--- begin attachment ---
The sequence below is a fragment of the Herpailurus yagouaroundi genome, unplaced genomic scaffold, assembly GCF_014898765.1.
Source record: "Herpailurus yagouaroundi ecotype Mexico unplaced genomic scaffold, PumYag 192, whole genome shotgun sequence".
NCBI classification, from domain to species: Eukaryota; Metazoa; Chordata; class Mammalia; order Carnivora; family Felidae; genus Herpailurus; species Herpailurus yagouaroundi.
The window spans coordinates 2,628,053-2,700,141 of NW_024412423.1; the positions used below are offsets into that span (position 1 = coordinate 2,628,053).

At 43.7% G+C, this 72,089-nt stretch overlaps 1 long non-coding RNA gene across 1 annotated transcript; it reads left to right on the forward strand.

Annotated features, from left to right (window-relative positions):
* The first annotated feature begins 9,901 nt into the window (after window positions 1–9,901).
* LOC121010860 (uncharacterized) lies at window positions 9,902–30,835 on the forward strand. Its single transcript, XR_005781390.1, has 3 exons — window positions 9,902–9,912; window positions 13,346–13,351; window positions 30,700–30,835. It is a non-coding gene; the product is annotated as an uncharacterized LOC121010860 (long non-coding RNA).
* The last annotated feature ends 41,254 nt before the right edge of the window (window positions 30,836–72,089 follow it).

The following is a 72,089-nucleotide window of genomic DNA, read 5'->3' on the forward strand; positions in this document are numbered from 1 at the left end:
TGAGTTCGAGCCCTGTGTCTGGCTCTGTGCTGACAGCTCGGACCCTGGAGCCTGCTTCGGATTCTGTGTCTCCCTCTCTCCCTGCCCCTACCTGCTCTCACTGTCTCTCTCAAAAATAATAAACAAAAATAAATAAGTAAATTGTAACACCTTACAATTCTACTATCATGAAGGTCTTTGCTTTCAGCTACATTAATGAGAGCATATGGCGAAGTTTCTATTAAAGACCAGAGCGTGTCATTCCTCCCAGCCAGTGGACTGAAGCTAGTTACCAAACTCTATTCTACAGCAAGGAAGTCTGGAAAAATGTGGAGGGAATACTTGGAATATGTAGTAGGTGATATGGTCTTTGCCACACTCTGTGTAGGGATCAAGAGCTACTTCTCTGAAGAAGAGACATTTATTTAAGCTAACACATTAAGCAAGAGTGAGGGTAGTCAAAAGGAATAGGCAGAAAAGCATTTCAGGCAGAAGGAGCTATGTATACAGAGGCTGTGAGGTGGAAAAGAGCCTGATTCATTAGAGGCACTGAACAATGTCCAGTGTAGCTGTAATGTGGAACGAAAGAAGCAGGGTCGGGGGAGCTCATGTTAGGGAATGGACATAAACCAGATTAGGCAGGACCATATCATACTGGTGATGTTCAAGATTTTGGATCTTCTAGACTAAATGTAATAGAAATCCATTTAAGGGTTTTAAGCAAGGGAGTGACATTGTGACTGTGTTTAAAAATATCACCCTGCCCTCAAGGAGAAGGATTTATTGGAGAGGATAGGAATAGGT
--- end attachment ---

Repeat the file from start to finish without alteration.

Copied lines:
The sequence below is a fragment of the Herpailurus yagouaroundi genome, unplaced genomic scaffold, assembly GCF_014898765.1.
Source record: "Herpailurus yagouaroundi ecotype Mexico unplaced genomic scaffold, PumYag 192, whole genome shotgun sequence".
NCBI classification, from domain to species: Eukaryota; Metazoa; Chordata; class Mammalia; order Carnivora; family Felidae; genus Herpailurus; species Herpailurus yagouaroundi.
The window spans coordinates 2,628,053-2,700,141 of NW_024412423.1; the positions used below are offsets into that span (position 1 = coordinate 2,628,053).

At 43.7% G+C, this 72,089-nt stretch overlaps 1 long non-coding RNA gene across 1 annotated transcript; it reads left to right on the forward strand.

Annotated features, from left to right (window-relative positions):
* The first annotated feature begins 9,901 nt into the window (after window positions 1–9,901).
* LOC121010860 (uncharacterized) lies at window positions 9,902–30,835 on the forward strand. Its single transcript, XR_005781390.1, has 3 exons — window positions 9,902–9,912; window positions 13,346–13,351; window positions 30,700–30,835. It is a non-coding gene; the product is annotated as an uncharacterized LOC121010860 (long non-coding RNA).
* The last annotated feature ends 41,254 nt before the right edge of the window (window positions 30,836–72,089 follow it).

The following is a 72,089-nucleotide window of genomic DNA, read 5'->3' on the forward strand; positions in this document are numbered from 1 at the left end:
TGAGTTCGAGCCCTGTGTCTGGCTCTGTGCTGACAGCTCGGACCCTGGAGCCTGCTTCGGATTCTGTGTCTCCCTCTCTCCCTGCCCCTACCTGCTCTCACTGTCTCTCTCAAAAATAATAAACAAAAATAAATAAGTAAATTGTAACACCTTACAATTCTACTATCATGAAGGTCTTTGCTTTCAGCTACATTAATGAGAGCATATGGCGAAGTTTCTATTAAAGACCAGAGCGTGTCATTCCTCCCAGCCAGTGGACTGAAGCTAGTTACCAAACTCTATTCTACAGCAAGGAAGTCTGGAAAAATGTGGAGGGAATACTTGGAATATGTAGTAGGTGATATGGTCTTTGCCACACTCTGTGTAGGGATCAAGAGCTACTTCTCTGAAGAAGAGACATTTATTTAAGCTAACACATTAAGCAAGAGTGAGGGTAGTCAAAAGGAATAGGCAGAAAAGCATTTCAGGCAGAAGGAGCTATGTATACAGAGGCTGTGAGGTGGAAAAGAGCCTGATTCATTAGAGGCACTGAACAATGTCCAGTGTAGCTGTAATGTGGAACGAAAGAAGCAGGGTCGGGGGAGCTCATGTTAGGGAATGGACATAAACCAGATTAGGCAGGACCATATCATACTGGTGATGTTCAAGATTTTGGATCTTCTAGACTAAATGTAATAGAAATCCATTTAAGGGTTTTAAGCAAGGGAGTGACATTGTGACTGTGTTTAAAAATATCACCCTGCCCTCAAGGAGAAGGATTTATTGGAGAGGATAGGAATAGGT